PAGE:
Traveling gives you a break from your normal routine which improves your attitude and renews motivation. It also provides plenty of opportunities to keep you active. Exploring parks, visiting tourist attractions and browsing the local markets all contribute to active travel. If you are more adventurous, take things to the next level with hiking, rock climbing, or zipline tours.

A Fast and Effective 7-Minute WorkoutA Fast and Effective 7-Minute Workout


7-Minute Workout

Termed high-intensity circuit training (HICT), the 7-minute workout is similar to high-intensity interval training (HIIT), but it incorporates both cardio and strength training exercises. Research suggests that HICT provides a fast and efficient way to lose weight. Studies also indicate that it may target subcutaneous fat loss better than lengthy, steady paced cardio or strength sessions. Improved insulin resistance and increased aerobic capacity are some of the many health benefits of regular HICT.

While HICT has been made popular as a 7-minute workout, researchers point out that for maximum health benefit, the circuits should be performed two to three times for a total of 14 to 21 minutes. HICT exercises are challenging, cause discomfort, and result in fatigue. This type of training is not for beginners. You will move quickly through exercises and this requires that you know safe exercise form to prevent injury.

Components of 7-minute HICT Workout

  • Targets all muscle groups with special emphasis on large muscles to increase intensity.
  • Easy to modify to increase or reduce intensity level.
  • Uses what is available (benches, steps, walls).
  • Provides smooth transition from one exercise to the next.
  • Alternates between upper and lower body moves.
  • Alternates between exercises that increase heart rate and those that lower it.
  • Includes 9 to 12 exercises.
  • Includes 15 to 20 repetitions for each exercise.
  • Includes intervals lasting at least 30 seconds with 10 seconds to transition between exercises.

7-minute HICT Example Workout

HICT can be adjusted to include any of your favorite cardio or strength moves. Use this example to get started. Perform each exercise for 30 seconds and take no more than 10 seconds to transition between exercises.

High Knees - Run in place lifting your knees high towards your chest while holding your stomach muscles tight.

One Leg Plank - Get into plank position on the floor on your elbows and toes. Elevate your right foot slightly off the floor, raising your leg and contracting your buttocks. Raise it for 15 seconds and then switch and raise your left leg.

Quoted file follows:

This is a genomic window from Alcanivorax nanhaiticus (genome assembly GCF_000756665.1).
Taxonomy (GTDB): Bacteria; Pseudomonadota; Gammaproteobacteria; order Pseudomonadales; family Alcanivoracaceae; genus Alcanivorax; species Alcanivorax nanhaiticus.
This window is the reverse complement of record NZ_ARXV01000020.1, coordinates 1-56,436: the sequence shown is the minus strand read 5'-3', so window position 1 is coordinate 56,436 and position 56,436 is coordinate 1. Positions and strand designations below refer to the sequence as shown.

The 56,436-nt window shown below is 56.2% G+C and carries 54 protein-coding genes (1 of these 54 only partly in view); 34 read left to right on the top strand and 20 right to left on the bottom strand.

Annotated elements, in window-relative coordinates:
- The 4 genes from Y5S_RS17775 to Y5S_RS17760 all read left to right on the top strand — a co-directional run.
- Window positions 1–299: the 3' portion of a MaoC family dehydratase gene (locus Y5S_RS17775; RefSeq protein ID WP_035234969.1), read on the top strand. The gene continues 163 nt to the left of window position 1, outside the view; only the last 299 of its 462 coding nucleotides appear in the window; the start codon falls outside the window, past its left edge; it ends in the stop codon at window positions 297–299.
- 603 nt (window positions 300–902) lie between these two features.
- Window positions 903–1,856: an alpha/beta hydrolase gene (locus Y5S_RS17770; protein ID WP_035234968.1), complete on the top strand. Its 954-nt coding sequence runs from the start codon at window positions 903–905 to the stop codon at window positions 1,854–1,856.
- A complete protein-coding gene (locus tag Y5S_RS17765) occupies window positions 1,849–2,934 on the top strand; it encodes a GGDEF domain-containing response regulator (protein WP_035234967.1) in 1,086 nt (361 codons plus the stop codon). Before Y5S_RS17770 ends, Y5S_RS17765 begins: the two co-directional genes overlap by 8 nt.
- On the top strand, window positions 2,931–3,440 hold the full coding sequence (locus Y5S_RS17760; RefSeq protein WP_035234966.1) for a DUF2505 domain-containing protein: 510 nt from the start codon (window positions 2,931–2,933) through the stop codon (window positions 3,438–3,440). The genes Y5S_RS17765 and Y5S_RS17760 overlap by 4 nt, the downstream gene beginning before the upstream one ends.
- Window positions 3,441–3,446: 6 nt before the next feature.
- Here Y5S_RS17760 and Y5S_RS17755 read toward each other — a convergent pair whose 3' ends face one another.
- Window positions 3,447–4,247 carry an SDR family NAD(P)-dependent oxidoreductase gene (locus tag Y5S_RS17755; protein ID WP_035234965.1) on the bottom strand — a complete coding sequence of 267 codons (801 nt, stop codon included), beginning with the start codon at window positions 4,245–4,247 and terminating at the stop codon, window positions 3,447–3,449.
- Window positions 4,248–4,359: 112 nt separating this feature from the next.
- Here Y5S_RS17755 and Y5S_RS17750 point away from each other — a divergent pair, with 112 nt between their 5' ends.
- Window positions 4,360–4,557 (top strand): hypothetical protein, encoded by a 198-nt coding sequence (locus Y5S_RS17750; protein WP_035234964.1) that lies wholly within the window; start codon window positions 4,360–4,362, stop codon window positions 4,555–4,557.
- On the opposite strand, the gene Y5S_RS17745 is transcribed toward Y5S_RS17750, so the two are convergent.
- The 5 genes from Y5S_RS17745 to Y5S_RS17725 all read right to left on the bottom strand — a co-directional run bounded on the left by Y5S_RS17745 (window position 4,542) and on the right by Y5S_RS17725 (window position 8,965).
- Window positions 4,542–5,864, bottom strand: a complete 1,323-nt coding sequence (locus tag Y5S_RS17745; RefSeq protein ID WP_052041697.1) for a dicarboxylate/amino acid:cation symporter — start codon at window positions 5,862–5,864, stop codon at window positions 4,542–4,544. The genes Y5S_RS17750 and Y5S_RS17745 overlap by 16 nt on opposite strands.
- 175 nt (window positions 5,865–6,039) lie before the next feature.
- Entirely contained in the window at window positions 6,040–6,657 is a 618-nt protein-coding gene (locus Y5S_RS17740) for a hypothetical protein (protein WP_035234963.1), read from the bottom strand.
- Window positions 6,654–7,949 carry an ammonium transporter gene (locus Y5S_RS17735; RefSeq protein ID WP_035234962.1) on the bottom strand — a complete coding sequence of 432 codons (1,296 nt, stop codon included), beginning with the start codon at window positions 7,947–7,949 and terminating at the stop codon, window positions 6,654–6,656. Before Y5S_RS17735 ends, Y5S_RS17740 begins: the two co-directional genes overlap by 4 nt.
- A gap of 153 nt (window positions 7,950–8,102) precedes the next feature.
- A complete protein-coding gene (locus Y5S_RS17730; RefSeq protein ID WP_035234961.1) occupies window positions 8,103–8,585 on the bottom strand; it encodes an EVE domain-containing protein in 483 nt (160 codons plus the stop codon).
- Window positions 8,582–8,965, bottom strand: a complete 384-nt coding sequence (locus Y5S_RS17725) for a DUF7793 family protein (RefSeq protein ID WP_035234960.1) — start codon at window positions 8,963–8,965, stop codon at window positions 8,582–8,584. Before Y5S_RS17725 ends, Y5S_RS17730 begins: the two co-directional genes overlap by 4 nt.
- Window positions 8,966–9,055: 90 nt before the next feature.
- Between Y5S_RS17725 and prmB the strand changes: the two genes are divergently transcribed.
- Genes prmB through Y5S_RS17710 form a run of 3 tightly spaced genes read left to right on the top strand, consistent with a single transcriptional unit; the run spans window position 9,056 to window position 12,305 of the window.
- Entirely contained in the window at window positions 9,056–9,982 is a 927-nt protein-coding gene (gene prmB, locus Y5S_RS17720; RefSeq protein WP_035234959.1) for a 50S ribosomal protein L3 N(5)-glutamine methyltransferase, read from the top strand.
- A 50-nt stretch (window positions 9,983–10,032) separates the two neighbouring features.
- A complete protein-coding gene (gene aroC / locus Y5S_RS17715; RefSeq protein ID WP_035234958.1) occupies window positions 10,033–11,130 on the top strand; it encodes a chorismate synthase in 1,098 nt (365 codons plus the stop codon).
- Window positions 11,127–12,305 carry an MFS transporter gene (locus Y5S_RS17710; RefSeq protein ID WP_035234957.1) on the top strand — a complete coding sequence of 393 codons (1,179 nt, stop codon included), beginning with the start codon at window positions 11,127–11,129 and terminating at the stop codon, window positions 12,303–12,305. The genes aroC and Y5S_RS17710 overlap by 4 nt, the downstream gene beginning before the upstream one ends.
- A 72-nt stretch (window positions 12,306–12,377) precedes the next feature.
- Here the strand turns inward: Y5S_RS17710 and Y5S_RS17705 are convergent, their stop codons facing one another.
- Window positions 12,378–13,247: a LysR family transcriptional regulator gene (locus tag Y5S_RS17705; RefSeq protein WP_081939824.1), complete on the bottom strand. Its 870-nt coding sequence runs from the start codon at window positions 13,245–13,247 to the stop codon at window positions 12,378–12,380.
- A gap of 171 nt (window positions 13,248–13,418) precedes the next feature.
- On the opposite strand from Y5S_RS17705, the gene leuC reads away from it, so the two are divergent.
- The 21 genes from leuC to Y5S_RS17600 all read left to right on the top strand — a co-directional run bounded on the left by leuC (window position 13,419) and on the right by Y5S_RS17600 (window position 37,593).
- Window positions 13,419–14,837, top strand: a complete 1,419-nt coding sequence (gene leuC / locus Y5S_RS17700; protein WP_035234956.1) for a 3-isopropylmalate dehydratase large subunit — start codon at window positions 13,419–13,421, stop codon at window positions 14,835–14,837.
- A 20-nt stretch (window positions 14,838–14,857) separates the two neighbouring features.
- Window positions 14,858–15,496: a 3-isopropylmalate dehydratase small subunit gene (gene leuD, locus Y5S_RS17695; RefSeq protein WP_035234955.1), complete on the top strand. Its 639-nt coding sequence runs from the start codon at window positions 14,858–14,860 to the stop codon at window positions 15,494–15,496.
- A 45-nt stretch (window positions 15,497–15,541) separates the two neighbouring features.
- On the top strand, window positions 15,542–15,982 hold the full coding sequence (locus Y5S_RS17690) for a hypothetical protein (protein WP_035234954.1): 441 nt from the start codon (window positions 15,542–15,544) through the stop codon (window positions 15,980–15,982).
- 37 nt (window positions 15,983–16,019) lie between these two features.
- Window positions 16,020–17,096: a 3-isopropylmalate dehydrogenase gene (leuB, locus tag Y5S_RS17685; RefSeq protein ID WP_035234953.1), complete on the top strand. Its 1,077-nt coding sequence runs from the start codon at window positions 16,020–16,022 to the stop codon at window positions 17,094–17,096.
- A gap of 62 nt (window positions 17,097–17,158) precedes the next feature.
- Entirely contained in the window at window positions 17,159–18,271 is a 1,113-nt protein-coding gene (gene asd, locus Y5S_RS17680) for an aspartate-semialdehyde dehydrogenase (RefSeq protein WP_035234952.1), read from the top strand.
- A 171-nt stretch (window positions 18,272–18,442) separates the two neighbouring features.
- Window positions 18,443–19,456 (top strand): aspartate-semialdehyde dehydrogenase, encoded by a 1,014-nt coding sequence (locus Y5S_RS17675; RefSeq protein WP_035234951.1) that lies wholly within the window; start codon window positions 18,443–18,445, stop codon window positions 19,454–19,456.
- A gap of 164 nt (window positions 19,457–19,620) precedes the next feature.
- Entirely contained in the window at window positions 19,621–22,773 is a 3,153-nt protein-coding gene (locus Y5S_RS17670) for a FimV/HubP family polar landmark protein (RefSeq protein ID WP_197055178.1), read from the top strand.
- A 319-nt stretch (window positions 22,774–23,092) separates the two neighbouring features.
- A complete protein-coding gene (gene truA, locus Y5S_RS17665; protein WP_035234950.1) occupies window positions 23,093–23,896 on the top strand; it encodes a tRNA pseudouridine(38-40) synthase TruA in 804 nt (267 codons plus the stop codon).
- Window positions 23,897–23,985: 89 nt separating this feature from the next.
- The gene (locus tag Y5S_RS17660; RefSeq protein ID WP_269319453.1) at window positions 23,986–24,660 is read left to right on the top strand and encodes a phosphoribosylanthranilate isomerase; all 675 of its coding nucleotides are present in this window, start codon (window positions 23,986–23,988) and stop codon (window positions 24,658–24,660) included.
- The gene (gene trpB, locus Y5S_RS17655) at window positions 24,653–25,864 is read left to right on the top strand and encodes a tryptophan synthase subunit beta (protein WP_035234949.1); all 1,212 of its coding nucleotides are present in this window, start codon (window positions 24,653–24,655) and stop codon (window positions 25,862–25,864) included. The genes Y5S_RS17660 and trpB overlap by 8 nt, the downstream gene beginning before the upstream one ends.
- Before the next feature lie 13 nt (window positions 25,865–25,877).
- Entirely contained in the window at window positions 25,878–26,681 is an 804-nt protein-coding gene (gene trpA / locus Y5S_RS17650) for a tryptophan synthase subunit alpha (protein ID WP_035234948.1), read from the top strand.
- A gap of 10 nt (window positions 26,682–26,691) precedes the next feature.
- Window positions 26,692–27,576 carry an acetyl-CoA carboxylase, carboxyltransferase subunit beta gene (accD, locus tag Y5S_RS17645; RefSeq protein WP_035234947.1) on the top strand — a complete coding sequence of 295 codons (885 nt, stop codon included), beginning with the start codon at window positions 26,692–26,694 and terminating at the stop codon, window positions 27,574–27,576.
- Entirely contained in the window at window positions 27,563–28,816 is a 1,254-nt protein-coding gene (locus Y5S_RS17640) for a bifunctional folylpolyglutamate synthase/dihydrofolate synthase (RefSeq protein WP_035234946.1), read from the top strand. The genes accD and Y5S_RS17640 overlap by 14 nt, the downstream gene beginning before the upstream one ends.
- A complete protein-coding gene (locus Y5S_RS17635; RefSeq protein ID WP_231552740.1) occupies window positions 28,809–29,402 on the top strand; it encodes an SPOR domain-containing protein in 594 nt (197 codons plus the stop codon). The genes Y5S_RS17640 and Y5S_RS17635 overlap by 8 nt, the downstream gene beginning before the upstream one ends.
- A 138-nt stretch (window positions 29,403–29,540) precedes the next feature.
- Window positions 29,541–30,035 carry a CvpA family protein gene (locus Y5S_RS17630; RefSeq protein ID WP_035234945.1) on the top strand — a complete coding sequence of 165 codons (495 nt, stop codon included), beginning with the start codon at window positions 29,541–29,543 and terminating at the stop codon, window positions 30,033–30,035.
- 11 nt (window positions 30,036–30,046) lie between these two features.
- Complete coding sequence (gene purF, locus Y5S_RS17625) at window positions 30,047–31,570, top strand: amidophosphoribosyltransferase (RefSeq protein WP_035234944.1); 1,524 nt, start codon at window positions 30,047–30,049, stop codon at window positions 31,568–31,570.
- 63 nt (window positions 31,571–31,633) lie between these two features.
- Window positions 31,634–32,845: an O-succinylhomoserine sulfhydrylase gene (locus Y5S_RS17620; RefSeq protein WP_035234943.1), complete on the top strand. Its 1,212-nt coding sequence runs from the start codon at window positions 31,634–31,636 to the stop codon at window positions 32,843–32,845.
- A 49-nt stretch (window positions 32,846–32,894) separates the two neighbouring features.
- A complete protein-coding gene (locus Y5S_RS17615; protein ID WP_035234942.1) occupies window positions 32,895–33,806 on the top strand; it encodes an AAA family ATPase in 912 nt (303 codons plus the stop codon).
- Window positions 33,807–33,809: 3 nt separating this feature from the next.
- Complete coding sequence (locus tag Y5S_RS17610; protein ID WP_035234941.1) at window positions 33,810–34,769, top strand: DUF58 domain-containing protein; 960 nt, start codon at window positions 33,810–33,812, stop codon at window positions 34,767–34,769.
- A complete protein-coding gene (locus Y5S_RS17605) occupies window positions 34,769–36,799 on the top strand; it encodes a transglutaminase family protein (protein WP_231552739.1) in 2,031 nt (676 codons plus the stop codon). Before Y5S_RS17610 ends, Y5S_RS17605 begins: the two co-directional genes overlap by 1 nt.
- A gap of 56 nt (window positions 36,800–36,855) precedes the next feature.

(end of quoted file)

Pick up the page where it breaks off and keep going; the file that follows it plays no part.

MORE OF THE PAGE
Push-ups - Get into push-up position on the floor with your hands a little wider than shoulder-width apart. You can perform the exercise on your toes or on your knees. Lower your chin to the ground, keeping your abs tight and your body in a straight line from head to heels (or knees). Push back up to the starting position.

Alternating Forward Lunges - Step your right foot forward and lower into a lunge position. Lower the left knee to the ground and bend the right knee, being sure that it doesn’t shift forward past your toes. Raise yourself back up, step back to the starting position. Repeat with your left leg.

Jump Squats - Stand with your feet hip-width apart. Lower into a squat (sit back and keep your knees behind your toes). Push yourself up with an explosive movement. Land and lower into a squat again to repeat.

Standing Side Crunches - Stand with your feet wider than your hips and lower into a squat or plié squat position. Place your left fingertips behind your left ear. Extend your right arm down your right side. Lean to the right and reach your hand towards your right ankle. Return to start. Crunch on the right side for 15 seconds and then switch to the left side.

Pike Push-ups - Get into downward dog position with your hands shoulder-width apart on the floor. Use your shoulders as you lower your head to the ground and push back up to downward dog position.

Jump Rope - Quickly jump in place as you circle your forearms with your elbows tucked into your sides as if you were swinging a jump rope.

Side Lunges - Start with feet hip-width apart. Step your right leg out to the right and bend the right knee. Keep the left leg straight with the foot flat on the floor. Push off your right leg and return to the starting position. Switch legs and lunge to the left.

Side Plank - Lie on the floor on one side. Bring yourself onto your elbow and extend your legs in a straight line. Support your weight with your elbow and your stacked feet. Hold for 15 seconds and switch sides.

Jumping Jacks - Jump both legs out as you lift both arms into the air. Jump the feet back together as the arms come down. Repeat.

Wall Sit - Position yourself so that your back is against the wall. Lower until you are in a seated position and your knees are at a 90-degree angle with your legs supporting your weight. Hold the position for the full 30 seconds.